Telus has sold out the first condo development it has ever built, before a planned formal launch in mid-April, making it the second large Vancouver project to sell out almost instantly in the past month.
"We were tremendously surprised by the interest. It's been really gratifying for us," said Andrea Goertz, senior vice-president for strategic initiatives at the telecommunications company. "I think it speaks to the building's technology features, sustainability features and public plaza."
But industry experts say that doesn't necessarily mean that condo or general real-estate boom times are back.
Instead, they say, it is projects that are close to transit that are winning out.
"Transportation is the new green," said Tracie McTavish, president of Rennie Marketing, which sold the PCI Marine Gateway project's 415 units in a public launch mid-March.
That's why projects like Marine Gateway, a tower that will be part of an office and entertainment complex at the foot of Cambie next to a Canada Line station, and Telus Garden, with 428 units in a 53-storey tower a block from Vancouver's key downtown intersection, are being gobbled up at a rate not matched elsewhere in the region.
"Some of the more outlying developments aren't seeing that kind of interest," said Don Forsgren, president of the Urban Development Institute, which represents large builders in the region. "The single-family suburban house market is pretty flat."
Also flat are sales in Surrey and the northeast Tri-Cities area and lower-rise wood-frame buildings, said development consultant Bob Ransford.
"It's all geographic who's doing well."
Recent figures from the Real Estate Board of Greater Vancouver compiled by various real-estate analysts indicate higher numbers for unsold inventory than past years at the same time.
Local sellers all say that it's not foreign investors driving the market for the successful projects, but local investors and people planning to live in the condos themselves.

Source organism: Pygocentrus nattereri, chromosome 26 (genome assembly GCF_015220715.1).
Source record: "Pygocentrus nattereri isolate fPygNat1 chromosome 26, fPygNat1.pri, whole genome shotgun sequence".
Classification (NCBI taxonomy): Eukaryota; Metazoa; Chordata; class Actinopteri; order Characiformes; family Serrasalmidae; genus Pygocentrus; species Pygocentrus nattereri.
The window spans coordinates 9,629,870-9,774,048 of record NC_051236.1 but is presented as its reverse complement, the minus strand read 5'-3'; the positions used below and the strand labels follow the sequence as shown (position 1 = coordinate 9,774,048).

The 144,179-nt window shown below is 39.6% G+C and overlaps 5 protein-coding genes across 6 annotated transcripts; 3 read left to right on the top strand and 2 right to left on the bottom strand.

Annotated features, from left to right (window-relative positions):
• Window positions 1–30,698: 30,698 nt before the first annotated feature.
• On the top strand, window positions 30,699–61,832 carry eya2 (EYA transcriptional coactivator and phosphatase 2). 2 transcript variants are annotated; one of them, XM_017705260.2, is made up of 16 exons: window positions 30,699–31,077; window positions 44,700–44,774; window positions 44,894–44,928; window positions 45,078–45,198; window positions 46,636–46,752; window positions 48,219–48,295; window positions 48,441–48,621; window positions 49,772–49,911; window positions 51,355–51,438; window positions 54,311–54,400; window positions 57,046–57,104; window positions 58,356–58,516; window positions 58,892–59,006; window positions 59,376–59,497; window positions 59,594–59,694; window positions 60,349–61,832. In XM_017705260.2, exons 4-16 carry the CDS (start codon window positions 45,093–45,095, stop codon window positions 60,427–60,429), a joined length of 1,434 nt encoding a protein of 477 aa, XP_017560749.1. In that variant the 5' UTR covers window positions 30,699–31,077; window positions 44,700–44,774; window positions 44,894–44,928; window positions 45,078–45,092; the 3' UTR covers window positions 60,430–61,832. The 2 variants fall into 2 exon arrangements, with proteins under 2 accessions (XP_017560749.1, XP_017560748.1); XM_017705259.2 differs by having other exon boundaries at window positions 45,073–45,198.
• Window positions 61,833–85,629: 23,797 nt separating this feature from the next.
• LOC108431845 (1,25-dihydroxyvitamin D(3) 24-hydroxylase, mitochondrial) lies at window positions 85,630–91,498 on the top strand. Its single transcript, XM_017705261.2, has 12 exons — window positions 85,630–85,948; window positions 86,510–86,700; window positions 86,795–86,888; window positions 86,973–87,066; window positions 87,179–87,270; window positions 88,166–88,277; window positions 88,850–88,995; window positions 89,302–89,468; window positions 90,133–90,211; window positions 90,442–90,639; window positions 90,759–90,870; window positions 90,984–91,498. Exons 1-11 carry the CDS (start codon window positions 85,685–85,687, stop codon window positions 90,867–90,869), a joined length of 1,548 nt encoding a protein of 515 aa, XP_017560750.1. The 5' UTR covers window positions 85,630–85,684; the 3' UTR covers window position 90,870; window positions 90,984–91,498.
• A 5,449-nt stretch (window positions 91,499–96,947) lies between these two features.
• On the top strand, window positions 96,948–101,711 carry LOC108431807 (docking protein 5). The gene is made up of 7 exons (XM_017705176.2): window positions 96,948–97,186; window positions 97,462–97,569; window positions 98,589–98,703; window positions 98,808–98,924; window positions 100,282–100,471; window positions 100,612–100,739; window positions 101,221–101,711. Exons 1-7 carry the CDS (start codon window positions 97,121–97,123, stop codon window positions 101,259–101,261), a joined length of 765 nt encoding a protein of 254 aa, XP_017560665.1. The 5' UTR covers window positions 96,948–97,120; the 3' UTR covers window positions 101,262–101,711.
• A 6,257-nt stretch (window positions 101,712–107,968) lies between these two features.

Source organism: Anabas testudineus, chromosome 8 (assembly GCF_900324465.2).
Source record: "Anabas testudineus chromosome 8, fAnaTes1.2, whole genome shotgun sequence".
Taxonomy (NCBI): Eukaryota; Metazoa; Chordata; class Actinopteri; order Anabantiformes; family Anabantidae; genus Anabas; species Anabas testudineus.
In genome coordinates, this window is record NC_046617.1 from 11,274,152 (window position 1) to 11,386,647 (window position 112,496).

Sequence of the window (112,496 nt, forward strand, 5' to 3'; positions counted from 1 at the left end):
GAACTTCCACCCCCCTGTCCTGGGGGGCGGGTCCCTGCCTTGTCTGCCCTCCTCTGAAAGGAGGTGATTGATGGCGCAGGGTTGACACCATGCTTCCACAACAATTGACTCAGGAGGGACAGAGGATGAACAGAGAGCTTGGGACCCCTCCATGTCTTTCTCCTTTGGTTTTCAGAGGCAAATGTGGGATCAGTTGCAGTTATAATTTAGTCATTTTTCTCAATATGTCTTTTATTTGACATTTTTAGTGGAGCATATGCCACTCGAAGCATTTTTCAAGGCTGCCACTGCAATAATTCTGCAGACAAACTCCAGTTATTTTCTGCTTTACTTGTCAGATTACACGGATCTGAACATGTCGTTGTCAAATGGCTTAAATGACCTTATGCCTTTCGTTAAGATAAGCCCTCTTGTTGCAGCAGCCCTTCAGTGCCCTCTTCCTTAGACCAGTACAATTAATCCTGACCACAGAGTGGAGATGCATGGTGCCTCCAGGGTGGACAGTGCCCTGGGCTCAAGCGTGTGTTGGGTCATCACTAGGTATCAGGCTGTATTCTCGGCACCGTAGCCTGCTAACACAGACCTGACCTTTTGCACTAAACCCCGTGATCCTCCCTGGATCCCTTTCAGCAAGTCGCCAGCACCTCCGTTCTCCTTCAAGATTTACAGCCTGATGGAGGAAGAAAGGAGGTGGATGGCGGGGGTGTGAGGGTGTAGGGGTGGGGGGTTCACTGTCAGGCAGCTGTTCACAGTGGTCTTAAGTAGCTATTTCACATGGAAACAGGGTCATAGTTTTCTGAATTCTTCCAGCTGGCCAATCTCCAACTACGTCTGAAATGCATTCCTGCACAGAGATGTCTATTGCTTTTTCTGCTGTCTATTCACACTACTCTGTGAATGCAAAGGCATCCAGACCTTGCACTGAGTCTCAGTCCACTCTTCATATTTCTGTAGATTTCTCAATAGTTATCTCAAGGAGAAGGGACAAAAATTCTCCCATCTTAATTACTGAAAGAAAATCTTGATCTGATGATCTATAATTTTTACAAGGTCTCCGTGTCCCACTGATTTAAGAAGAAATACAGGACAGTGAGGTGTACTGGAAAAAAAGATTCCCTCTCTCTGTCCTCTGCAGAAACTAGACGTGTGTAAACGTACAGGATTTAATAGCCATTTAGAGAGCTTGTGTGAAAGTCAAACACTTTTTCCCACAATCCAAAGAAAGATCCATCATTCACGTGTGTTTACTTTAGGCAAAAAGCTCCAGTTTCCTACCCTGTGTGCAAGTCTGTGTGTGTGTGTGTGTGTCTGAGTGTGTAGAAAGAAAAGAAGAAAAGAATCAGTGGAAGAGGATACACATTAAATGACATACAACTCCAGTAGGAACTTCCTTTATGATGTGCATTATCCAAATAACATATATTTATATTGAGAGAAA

Ms. Goertz said Telus offered its employees priority in sales at Telus Gardens and 150 of them bought, even though the price discount was a modest one per cent.
The project's developers, Telus and Westbank Projects, also didn't allow anyone to buy more than two units.
Mr. Forsgren, whose company Intracorp sold out a tower instantly at Metrotown in May of last year, said the company has to track buyers closely because of requirements from FINTRAC, the agency that monitors money laundering and criminal organizations.
The personal information that had to be submitted for those units showed there were only four offshore buyers.
He said he expects Intracorp's newest tower, Silver, to get about 50 to 60 per cent investors among the 3,000 buyers lined up for it. That's similar to what Mr. McTavish said was the ratio for Marine Gateway.
But those investors tend to be local investors, people who are buying something for their children to move into some day and renting it in the meantime, or people who are looking for an investment that's more stable than the stock market appears to be right now.
Affordability doesn't seem to be necessarily at the top of the list for buyers, either. Mr. McTavish said that half of the 40 high-end units in Canada House West, at the former Olympic village in Vancouver, have already sold in the first two and a half weeks at "very attractive rates" of more than $1,000 a square foot.
That may push the city of Vancouver, which took over the project from the private developer in late 2010, into putting the other 20 units in Canada House East onto the market.
Telus has also been successful in nailing down a first tenant for the office component of the Telus Gardens project. The law firm of Bull, Housser and Tupper has committed as a tenant. That means 70 per cent of the office space, which will include Telus's head office, is now leased.
Ms. Goertz said the company is negotiating with several other interested tenants and will be releasing details about those leases shortly.